Clare County Council has been requested by the Office of Public Works (OPW) to provide additional information, including photographic evidence of flooding in Springfield. The request was made in respect of the OPW’s ongoing review of the council’s request for funding approval.
This development emerged in a week when the council was notified by the OPW of its decision to allocate €49,500 to undertake remediation works on a 250m section of river embankment (Blackwater River). The council expects remediation works to commence during November. Weather permitting, it is hoped the works will be completed by the end of the year.
The council has completed a procurement process and has identified a consultant who would carry out a focused feasibility study with a view to identifying a sustainable solution to the historic flooding issues at Springfield, Clonlara.
As of June last, the council has been seeking funding approval from the OPW to appoint a consultant. It envisages that any flood prevention works approved ancillary to such an appointment would be carried out under the OPW’s existing Minor Works Scheme.
A council spokesman said the council is not the lead authority for flood and river management but, as the local authority for County Clare, it has inputted into the CFRAMS process in relation to Affected Flooding Areas AFAs considered, including Springfield.
While Springfield resident, Geraldine Quinlivan welcomed the funding for Mount Catherine, she confirmed that it would not solve the flooding problem for householders in her locality, who were living in fear of a repeat of the most recent devastating flooding.
“It is time that one of the solutions from the CFRAMS report was prioritised and implemented. We want peace of mind this winter and don’t want to be worrying about whether our houses will flood again. It is now a time for action,” she said.
Minister of State, Deputy Pat Breen said the Minister with Special Responsibility for the OPW, Sean Canney, has confirmed that €49,500 will be allocated to the council to remove trees and reconstruct the embankment at Mount Catherine.
“It became very clear that the river embankment required strengthening and maintenance works, in order to prevent further flooding when the Blackwater River, Ardnacrusha, burst its banks, causing significant flood damage to local homes last winter. Clare County Council has until July 31, 2017, to carry out this flood prevention work.
“Following a frank and open discussion, the OPW agreed to treat the flooding issues in Springfield as urgent, and assured me that it is currently working out a solution with Jacobs Engineering Group Inc, with a decision on the work to be presented at Christmas. The OPW is also to work closely with the council on this project and, subject to planning permission, work should begin as soon as possible,” said Minister Breen.
Meanwhile, Deputy Jan O’Sullivan has supported Clare County Council’s criticism of the recent CFRAM report, which did not take into account flooding last December and January on the outskirts of Clonlara.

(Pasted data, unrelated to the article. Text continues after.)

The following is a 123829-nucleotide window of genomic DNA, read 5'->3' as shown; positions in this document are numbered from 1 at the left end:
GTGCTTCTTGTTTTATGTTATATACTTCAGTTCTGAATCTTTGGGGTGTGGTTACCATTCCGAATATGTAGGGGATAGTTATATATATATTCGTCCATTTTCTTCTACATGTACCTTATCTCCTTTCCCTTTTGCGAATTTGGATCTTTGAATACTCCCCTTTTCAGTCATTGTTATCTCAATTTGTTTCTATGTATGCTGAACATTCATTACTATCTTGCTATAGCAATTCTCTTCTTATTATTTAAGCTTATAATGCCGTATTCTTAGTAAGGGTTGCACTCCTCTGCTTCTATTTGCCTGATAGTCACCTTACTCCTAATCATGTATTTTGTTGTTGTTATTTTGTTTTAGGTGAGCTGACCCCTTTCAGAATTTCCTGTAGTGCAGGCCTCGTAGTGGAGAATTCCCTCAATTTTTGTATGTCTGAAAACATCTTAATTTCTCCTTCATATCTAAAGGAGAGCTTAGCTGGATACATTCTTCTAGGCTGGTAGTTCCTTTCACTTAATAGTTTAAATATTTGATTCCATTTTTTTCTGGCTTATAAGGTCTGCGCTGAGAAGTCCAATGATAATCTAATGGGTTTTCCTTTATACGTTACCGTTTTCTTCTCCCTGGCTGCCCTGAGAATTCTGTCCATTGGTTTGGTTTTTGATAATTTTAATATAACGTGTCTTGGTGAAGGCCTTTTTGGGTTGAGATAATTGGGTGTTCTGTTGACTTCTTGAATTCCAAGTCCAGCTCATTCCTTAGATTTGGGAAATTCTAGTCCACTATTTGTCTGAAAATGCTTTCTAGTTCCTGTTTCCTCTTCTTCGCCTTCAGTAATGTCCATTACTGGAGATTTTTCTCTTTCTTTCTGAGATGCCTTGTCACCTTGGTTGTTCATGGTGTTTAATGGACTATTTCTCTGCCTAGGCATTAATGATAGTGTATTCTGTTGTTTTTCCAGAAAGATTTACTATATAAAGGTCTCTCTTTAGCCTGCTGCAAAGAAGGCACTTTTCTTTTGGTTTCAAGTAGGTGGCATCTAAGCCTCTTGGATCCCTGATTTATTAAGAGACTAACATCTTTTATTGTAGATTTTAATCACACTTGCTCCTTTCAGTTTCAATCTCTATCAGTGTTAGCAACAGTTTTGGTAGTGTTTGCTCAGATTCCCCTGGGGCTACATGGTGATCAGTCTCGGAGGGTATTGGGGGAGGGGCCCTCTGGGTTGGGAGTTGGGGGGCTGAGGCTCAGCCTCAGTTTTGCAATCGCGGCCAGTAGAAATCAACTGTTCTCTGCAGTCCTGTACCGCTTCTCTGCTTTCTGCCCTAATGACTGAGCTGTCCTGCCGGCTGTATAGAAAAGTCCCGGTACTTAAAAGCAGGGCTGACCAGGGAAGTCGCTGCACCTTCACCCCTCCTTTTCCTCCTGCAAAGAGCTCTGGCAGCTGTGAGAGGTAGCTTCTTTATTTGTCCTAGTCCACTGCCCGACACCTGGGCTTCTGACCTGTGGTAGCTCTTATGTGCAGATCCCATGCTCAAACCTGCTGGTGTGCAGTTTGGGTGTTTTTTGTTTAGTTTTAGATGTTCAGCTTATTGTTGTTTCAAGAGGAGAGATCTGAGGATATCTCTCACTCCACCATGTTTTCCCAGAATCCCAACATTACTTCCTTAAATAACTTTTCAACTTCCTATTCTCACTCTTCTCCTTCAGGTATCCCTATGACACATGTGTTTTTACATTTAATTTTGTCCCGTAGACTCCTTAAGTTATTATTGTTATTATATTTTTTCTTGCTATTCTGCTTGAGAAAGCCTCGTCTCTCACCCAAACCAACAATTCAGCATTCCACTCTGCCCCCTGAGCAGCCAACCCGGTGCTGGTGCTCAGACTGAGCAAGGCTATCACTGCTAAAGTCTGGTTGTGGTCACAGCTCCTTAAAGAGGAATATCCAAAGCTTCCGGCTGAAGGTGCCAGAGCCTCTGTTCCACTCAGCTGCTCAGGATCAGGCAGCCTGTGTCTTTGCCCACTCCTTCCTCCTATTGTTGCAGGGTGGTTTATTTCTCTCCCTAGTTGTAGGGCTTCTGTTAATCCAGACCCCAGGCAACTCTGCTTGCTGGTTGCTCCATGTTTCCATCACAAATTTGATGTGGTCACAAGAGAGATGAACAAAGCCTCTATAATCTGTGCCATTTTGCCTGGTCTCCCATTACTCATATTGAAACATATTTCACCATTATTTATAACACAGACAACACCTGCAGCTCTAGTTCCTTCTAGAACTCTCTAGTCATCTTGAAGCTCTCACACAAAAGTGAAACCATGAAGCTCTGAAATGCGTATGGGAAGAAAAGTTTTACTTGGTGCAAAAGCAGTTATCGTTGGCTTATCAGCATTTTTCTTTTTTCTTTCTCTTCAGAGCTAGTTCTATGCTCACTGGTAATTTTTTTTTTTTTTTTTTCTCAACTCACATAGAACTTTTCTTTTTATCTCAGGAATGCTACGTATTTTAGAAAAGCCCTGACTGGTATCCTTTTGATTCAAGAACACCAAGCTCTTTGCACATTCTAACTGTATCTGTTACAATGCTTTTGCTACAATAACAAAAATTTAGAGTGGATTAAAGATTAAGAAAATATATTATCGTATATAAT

“I know that area well and the families who are affected. The Springfield area was particularly badly hit last year and in previous years. Just because the flooding in Springfield was outside the CFRAM timeframe doesn’t mean it didn’t happen. The OPW should use whatever evidence it has, including last year’s flooding, to assess the risk for mitigation measures.
“I would hope the OPW would have a look at this situation again. I know, at the other side of the river, Castleconnell was originally omitted from flood relief works but now the OPW is looking at this again,” she said.
Asked about the anxiety the lack of flood protection is causing residents in Springfield, the Clonlara-born deputy acknowledged it is a “horrible way to live, wondering if your house is going to be flooded”.
She said, a few years ago, a wall of earth was built in Shannon Banks, which proved effective and she felt that similar measures should be implemented in Springfield.
“My own son lives in Atlunkard Street in Limerick and they were flooded in 2014. To go into a house where water is up to your knees and the smell lasts for ages, the effect is horrible. Some people in Springfield had to get a boat to get into their house and had to endure being out of their homes for a long time,” she said.
Calling on the OPW to include the most recent flooding in their assessment, she confirmed she would also support any representations Clare County Council would make in this issue.
Her views were echoed by Limerick Deputy Willie O’Dea, who stated it was beyond comprehension that Springfield was not included in the most recent CFRAM report.
“If people involved in drafting the CFRAM report only watched the news on a few occasions, they would have seen that Springfield was very much to the fore in flood-hit areas. It would be different if this report was being done in anticipation of future flooding, but when the flooding has already happened on such a major scale and caused so much human misery and destruction, it is almost beyond belief.”